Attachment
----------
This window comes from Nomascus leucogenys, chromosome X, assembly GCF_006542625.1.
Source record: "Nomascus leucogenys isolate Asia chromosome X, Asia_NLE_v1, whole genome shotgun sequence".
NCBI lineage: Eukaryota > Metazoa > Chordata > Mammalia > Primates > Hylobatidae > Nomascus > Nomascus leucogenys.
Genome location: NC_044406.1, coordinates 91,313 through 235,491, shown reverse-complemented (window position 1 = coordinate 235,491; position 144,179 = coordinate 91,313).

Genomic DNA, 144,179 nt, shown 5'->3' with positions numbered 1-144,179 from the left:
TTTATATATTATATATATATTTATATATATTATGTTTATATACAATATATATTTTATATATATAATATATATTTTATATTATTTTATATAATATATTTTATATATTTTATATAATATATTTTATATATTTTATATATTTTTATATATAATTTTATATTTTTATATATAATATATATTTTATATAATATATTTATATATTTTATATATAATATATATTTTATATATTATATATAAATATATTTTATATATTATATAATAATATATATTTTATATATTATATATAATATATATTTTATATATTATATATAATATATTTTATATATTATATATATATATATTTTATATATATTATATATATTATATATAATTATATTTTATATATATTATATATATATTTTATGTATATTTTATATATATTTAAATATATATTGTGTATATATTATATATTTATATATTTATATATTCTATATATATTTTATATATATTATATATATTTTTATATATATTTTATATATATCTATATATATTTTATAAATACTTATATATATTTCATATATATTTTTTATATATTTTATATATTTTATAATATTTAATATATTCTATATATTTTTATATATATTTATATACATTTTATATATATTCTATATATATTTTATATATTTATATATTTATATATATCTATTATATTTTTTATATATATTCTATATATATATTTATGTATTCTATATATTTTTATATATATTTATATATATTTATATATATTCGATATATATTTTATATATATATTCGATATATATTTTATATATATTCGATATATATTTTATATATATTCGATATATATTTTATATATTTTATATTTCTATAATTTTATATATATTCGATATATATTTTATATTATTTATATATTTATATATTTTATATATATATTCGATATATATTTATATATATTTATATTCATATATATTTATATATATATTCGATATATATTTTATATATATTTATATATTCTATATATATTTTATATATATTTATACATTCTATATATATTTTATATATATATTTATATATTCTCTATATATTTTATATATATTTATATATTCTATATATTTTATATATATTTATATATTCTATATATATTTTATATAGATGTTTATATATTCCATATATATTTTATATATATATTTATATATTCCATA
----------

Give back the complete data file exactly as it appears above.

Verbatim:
This window comes from Nomascus leucogenys, chromosome X, assembly GCF_006542625.1.
Source record: "Nomascus leucogenys isolate Asia chromosome X, Asia_NLE_v1, whole genome shotgun sequence".
NCBI lineage: Eukaryota > Metazoa > Chordata > Mammalia > Primates > Hylobatidae > Nomascus > Nomascus leucogenys.
Genome location: NC_044406.1, coordinates 91,313 through 235,491, shown reverse-complemented (window position 1 = coordinate 235,491; position 144,179 = coordinate 91,313).

Genomic DNA, 144,179 nt, shown 5'->3' with positions numbered 1-144,179 from the left:
TTTATATATTATATATATATTTATATATATTATGTTTATATACAATATATATTTTATATATATAATATATATTTTATATTATTTTATATAATATATTTTATATATTTTATATAATATATTTTATATATTTTATATATTTTTATATATAATTTTATATTTTTATATATAATATATATTTTATATAATATATTTATATATTTTATATATAATATATATTTTATATATTATATATAAATATATTTTATATATTATATAATAATATATATTTTATATATTATATATAATATATATTTTATATATTATATATAATATATTTTATATATTATATATATATATATTTTATATATATTATATATATTATATATAATTATATTTTATATATATTATATATATATTTTATGTATATTTTATATATATTTAAATATATATTGTGTATATATTATATATTTATATATTTATATATTCTATATATATTTTATATATATTATATATATTTTTATATATATTTTATATATATCTATATATATTTTATAAATACTTATATATATTTCATATATATTTTTTATATATTTTATATATTTTATAATATTTAATATATTCTATATATTTTTATATATATTTATATACATTTTATATATATTCTATATATATTTTATATATTTATATATTTATATATATCTATTATATTTTTTATATATATTCTATATATATATTTATGTATTCTATATATTTTTATATATATTTATATATATTTATATATATTCGATATATATTTTATATATATATTCGATATATATTTTATATATATTCGATATATATTTTATATATATTCGATATATATTTTATATATTTTATATTTCTATAATTTTATATATATTCGATATATATTTTATATTATTTATATATTTATATATTTTATATATATATTCGATATATATTTATATATATTTATATTCATATATATTTATATATATATTCGATATATATTTTATATATATTTATATATTCTATATATATTTTATATATATTTATACATTCTATATATATTTTATATATATATTTATATATTCTCTATATATTTTATATATATTTATATATTCTATATATTTTATATATATTTATATATTCTATATATATTTTATATAGATGTTTATATATTCCATATATATTTTATATATATATTTATATATTCCATA